As a new season of school sports and youth leagues gets underway, medical professionals are gearing up for the sprained ankles, skinned knees, broken arms and other injuries that inevitably come with the games.
The Centers for Disease Control and Prevention says 80 percent of sports-related injuries in children result from playing football, basketball, baseball or soccer. Two-thirds of those injuries are soft-tissue injuries, including sprains and strains. Only 5 percent of children's sports injuries involve broken bones.
Dr. Randolph Cohen, a pediatric orthopedic surgeon at Joe DiMaggio Children's Hospital, said there used to be a high season for sports injuries, but no more. "It used to be the beginning of football and cheerleading season, but now it's year round,'' he said.
But using a little advance preparation, the right equipment and smart training habits can lessen injuries, medical experts say. Here are some tips for parents and coaches:
WHAT CAUSES INJURIES
Kids are more susceptible to sports injuries for a few reasons. Young children are less coordinated and have slower reaction times. Their bones are still growing and are more fragile, said Cohen, who also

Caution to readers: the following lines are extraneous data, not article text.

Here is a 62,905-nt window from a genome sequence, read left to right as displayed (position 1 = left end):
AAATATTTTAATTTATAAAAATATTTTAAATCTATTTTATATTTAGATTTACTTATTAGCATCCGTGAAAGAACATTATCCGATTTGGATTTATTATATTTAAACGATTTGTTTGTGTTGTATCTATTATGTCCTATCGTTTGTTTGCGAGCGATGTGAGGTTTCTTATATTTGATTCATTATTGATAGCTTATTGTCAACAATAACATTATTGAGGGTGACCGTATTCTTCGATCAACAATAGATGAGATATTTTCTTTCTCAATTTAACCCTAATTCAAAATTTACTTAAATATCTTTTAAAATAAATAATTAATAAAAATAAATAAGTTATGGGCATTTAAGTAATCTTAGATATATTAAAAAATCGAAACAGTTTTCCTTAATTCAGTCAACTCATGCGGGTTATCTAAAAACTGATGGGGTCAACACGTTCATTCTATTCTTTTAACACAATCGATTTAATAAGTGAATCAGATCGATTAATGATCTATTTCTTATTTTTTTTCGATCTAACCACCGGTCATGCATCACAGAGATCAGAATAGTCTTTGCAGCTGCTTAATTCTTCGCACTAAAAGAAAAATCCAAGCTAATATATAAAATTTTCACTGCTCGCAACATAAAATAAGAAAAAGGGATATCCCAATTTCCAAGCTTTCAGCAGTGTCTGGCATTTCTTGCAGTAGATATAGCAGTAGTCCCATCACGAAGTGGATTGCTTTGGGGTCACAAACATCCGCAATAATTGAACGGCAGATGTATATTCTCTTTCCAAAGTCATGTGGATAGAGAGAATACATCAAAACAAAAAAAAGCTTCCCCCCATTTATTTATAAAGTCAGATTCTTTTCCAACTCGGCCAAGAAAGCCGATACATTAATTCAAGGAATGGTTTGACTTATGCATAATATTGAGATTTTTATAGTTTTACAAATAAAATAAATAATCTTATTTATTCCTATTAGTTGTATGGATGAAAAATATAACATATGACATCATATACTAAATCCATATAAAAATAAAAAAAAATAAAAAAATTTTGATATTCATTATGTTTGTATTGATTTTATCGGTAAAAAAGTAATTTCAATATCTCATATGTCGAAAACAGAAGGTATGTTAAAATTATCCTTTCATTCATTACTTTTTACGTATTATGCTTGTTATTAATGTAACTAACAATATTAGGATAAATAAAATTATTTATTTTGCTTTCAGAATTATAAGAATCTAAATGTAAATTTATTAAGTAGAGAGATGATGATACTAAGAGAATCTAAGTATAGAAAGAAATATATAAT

Centers for Disease Control and Prevention: Sports Injuries, The Reality
WebMD: Treating Sports Injuries
Find after-school sports and activities for your kids in our After-school/Sports forum.
works with the U-18 Sports Medicine program at Memorial Hospital Miramar. Plus, when big and small kids play together, there's more chance of injury. And as kids grow bigger, the potential for injury increases because there is more force.
MOST COMMON INJURY
Overuse, said Dr. Cohen. "When I was a kid, I played maybe one sport. Now it's a whole different world, and kids play year-round. They play soccer at school and at the playground. They go to soccer camp and play on a traveling team. We're playing them like little professionals,'' he said.
The remedy is simple, he said. Maintain the body better. That means rest, cross-training and varying training methods to eliminate repetitive motion. Make sure the sport matches your child's physical capabilities.
MOST DANGEROUS SPORTS
Football and cheerleading. "We see a lot of injuries in cheerleading because it has become a true sport, and they wear no protective gear,'' Dr. Cohen said. Soccer and basketball are the next injury-prone. The safest are swimming and track.
- If there is pain, stop the activity and isolate the injury. Evaluate the extent of the injury. If the child cannot move a limb or is in great pain, seek medical treatment.
- Have a first aid kit handy, with ice packs and splinting material available in case a limb needs to be immobilized.
- Remember R.I.C.E. to reduce inflammation after a sudden injury. • Rest: Stop using the injured limb for 48 hours.
• Ice: Ice the injury for 20 minutes several times a day.
• Compression: Wrap an injured area to reduce swelling, if needed.
• Elevation: Elevate the injured limb above the heart.